Friday, July 31, 2015

10 Questions About My Peace Corps Life

“I love you. I'm proud of you. Now go write me another blog; I want to read a new one.”

Okay, Mother. So bossy. This is what she said to me as I headed to security to get on the first plane on my trip back to Moldova. (Which, if you're wondering, was probably just as hard or harder than it was to leave the first time. I had too good a time at home with everyone! Although the first time I thought I wouldn't see anyone for over two years, and this time we all knew it'd be just one more, so at least there's that.)

Since my demanding mother requested another blog but I don't have too much to write about at the moment, it's a good thing my sweet friend Sara (probably the nicest person in Peace Corps Moldova) gave me a bunch of great questions to answer. She nominated me for the Liebster Award, which is a blogging thing that helps you get to know your fellow bloggers. There are rules about nominating other people and creating your own set of questions for them, but I've always been a rulebreaker (just kidding – we all know I follow the rules) so I'm just going to answer her questions, with the excuse that hers are so great I couldn't possibly come up with anything better. But thank you, Sara, for thinking of me! (Also, excellent answers to the questions YOU got, and now I want to know your answers to these!)

1. How many different countries have you traveled to and where?
While in Peace Corps, I've traveled to the Czech Republic (Prague) and to Italy (Rome and Naples). I've also spent some time in Romania, but that was more of a struggle than a vacation. (And to the United States, I guess!) Prior to Peace Corps I lived in Germany so I got to go to all sorts of places – France, England, Spain, Austria, Switzerland, Italy, Liechtenstein, Gibraltar.. Maybe even some I'm forgetting.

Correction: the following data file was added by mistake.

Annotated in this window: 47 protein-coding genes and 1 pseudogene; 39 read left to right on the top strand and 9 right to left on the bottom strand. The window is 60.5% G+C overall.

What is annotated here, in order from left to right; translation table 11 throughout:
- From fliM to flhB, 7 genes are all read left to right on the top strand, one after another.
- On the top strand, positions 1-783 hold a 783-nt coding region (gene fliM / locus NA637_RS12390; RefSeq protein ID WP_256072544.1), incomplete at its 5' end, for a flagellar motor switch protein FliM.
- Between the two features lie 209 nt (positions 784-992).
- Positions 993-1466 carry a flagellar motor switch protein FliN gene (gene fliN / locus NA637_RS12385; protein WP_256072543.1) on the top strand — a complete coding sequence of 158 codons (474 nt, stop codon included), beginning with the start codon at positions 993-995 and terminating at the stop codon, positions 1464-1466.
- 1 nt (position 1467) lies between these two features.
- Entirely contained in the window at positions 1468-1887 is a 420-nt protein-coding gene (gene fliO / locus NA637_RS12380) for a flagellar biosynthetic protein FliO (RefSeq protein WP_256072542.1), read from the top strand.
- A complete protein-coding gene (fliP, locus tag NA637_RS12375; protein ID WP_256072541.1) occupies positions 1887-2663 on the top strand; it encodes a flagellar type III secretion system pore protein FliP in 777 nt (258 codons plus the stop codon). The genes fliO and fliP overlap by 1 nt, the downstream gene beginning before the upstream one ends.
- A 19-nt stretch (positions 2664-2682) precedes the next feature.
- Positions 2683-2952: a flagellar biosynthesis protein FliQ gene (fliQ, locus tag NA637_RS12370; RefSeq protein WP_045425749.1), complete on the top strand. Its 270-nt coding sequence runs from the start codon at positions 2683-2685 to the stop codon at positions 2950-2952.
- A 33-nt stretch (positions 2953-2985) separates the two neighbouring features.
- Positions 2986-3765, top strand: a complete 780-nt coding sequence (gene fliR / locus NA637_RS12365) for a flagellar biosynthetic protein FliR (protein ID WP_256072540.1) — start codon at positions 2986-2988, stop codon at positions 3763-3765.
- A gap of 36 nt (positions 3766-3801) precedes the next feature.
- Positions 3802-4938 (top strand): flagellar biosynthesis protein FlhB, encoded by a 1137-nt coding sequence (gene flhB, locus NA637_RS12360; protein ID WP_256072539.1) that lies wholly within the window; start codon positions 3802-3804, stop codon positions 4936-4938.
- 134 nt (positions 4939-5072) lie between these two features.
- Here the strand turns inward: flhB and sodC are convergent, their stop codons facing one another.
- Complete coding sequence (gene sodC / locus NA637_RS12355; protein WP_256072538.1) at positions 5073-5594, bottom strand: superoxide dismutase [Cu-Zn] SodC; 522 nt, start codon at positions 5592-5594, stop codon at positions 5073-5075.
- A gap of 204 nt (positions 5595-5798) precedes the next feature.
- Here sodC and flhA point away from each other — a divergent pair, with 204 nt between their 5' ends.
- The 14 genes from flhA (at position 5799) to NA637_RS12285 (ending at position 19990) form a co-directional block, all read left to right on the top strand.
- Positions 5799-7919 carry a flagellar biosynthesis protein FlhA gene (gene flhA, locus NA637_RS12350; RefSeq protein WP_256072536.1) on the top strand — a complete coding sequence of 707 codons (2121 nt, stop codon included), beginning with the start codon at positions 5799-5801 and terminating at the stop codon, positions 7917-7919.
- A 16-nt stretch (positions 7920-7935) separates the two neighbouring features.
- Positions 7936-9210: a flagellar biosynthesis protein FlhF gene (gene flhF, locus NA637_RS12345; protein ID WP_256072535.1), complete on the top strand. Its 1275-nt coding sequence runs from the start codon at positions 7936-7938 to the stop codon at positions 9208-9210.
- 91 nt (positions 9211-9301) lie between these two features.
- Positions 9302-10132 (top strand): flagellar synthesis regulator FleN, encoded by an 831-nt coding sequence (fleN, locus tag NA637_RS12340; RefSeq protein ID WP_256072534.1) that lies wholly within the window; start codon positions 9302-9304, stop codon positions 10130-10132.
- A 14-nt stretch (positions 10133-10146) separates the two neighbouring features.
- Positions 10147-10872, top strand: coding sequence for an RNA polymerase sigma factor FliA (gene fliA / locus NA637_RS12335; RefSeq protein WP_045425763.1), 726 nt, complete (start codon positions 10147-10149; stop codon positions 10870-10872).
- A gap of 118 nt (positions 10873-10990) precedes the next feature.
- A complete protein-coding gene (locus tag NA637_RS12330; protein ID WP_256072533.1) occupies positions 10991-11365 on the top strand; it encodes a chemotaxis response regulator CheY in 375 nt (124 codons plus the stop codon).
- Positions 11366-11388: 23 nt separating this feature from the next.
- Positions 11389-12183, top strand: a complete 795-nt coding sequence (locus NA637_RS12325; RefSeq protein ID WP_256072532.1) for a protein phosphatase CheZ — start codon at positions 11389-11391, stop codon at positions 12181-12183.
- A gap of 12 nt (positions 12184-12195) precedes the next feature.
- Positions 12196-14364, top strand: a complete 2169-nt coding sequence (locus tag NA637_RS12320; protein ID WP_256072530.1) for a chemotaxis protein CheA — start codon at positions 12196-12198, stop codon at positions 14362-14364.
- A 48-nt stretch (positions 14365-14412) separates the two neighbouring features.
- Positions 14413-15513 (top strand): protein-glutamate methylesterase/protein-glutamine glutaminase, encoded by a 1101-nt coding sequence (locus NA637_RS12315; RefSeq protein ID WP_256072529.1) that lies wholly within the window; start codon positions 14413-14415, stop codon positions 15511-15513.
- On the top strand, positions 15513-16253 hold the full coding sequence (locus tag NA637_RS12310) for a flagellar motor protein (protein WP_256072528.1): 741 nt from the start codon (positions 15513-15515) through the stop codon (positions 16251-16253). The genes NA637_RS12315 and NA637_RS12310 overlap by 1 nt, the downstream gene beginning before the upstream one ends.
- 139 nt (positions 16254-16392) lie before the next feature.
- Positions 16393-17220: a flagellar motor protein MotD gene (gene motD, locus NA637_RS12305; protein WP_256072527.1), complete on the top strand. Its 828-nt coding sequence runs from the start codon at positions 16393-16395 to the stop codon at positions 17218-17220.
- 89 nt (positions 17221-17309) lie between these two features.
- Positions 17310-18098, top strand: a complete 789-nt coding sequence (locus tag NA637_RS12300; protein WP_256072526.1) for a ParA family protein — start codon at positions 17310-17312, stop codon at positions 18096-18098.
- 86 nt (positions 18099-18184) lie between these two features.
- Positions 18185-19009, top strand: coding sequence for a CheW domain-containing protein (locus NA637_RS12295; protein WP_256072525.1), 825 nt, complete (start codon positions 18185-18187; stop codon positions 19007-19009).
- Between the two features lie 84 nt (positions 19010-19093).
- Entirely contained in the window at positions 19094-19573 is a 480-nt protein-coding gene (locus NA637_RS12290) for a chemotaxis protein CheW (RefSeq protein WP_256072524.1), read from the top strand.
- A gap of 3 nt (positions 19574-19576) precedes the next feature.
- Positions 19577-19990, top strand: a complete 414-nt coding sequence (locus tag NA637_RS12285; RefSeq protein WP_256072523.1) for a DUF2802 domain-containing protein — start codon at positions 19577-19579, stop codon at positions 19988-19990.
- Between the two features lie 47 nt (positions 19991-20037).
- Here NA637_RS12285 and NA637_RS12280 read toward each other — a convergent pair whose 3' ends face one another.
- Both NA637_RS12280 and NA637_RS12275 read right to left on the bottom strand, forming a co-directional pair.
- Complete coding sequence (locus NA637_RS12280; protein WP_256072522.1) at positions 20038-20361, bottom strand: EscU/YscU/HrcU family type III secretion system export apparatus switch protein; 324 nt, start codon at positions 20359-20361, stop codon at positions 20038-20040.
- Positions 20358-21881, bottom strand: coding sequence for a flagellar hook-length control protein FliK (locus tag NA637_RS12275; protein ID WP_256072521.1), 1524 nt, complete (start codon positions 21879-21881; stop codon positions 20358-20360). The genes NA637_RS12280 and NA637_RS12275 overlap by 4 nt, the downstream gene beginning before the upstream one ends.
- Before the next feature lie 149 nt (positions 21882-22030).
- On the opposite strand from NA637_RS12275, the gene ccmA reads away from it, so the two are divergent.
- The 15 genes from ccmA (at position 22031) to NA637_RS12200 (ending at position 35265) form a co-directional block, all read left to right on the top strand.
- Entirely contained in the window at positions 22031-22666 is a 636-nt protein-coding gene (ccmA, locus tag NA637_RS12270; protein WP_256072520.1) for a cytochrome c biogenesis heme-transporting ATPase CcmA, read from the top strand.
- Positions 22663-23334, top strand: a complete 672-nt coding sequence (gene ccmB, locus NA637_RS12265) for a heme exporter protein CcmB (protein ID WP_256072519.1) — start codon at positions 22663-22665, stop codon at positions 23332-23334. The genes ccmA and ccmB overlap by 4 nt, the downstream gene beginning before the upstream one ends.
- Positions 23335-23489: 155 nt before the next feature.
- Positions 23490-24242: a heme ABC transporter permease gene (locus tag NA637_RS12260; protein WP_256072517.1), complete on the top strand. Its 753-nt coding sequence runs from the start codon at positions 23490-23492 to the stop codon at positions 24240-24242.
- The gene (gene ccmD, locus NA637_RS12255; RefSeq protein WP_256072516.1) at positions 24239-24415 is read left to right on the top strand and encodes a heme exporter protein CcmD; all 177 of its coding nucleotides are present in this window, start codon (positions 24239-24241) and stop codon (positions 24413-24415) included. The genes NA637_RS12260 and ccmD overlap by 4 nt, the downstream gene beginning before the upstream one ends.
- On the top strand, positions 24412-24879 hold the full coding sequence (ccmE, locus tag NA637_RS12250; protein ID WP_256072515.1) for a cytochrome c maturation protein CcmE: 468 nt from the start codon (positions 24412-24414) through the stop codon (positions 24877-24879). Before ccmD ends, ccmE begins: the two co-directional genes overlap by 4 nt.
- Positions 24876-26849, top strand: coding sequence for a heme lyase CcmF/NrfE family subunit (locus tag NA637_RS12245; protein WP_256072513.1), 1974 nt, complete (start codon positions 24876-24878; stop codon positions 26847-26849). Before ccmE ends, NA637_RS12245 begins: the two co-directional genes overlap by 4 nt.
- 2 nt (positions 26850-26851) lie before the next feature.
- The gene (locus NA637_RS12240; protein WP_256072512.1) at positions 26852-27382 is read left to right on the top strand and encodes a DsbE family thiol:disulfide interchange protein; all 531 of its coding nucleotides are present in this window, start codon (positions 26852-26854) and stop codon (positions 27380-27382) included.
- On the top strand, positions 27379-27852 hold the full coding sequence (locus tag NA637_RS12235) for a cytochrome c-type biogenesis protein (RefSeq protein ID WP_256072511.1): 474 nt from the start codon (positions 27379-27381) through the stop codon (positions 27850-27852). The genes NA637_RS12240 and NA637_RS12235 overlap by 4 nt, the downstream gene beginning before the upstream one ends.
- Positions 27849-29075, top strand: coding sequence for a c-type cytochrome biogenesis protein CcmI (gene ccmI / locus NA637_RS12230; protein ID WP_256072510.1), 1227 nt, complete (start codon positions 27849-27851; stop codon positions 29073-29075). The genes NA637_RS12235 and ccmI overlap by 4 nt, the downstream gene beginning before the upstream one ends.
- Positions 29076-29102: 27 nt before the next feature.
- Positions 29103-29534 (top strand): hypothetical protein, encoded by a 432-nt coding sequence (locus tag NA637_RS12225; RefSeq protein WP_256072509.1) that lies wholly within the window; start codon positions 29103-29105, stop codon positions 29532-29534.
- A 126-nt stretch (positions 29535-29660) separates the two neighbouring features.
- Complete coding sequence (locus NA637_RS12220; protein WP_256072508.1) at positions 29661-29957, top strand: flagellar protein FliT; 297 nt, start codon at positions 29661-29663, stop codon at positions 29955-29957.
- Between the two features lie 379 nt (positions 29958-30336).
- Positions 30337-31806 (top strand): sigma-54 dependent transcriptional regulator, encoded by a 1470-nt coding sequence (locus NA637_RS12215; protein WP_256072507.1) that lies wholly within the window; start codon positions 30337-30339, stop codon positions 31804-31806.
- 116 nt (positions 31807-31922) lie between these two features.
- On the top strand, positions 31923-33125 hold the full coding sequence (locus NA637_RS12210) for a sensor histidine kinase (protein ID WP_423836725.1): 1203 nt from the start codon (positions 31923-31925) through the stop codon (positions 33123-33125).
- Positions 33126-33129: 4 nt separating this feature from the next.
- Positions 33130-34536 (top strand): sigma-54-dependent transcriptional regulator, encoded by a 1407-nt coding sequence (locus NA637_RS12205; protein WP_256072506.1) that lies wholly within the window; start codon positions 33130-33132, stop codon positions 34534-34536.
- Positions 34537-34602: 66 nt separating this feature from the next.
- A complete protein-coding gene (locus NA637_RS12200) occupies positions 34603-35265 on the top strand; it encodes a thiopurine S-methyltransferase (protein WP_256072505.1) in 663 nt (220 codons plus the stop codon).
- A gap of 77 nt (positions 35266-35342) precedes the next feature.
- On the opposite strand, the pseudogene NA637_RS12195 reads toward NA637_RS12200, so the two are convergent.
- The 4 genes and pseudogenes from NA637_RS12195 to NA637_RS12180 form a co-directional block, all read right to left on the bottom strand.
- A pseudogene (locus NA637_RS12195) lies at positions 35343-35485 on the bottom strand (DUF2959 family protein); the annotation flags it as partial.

2. What food item do you miss the most?
When I was just at home, I found myself drinking a lot of Dr. Pepper, which I hadn't realized I missed but man, it's good! And tacos, made by my mother. I miss any kind of food that isn't potatoes, really. Mint chocolate chip ice cream, ohhh.. That's what I want right now. 

3. Favorite book (or article) you have read so far since being a PCV?
I've done so much reading here that this is a tough question. Definitely the most meaningful to me at the time I read it would be Divergent by Veronica Roth. You know when you read the perfect book at the perfect time? That was one of those. I also loved Manuscript Found in Accra by Paulo Coelho and Quiet: The Power of Introverts in a World That Can't Stop Talking by Susan Cain. The former with great advice about life and love and the latter basically describing my life.

4. Favorite item you are glad you brought with you?
It's almost painful to say this now when I feel like I'm actually melting in the heat (I know, I know, I'm not serving in Africa) but my favorite thing I brought is my fuzzy Vera Bradley house robe that I wear 24/7 when it's cool/cold outside. I've forgotten what that feels like but I imagine it will happen again someday.

5. What is your favorite thing about the country you serve in?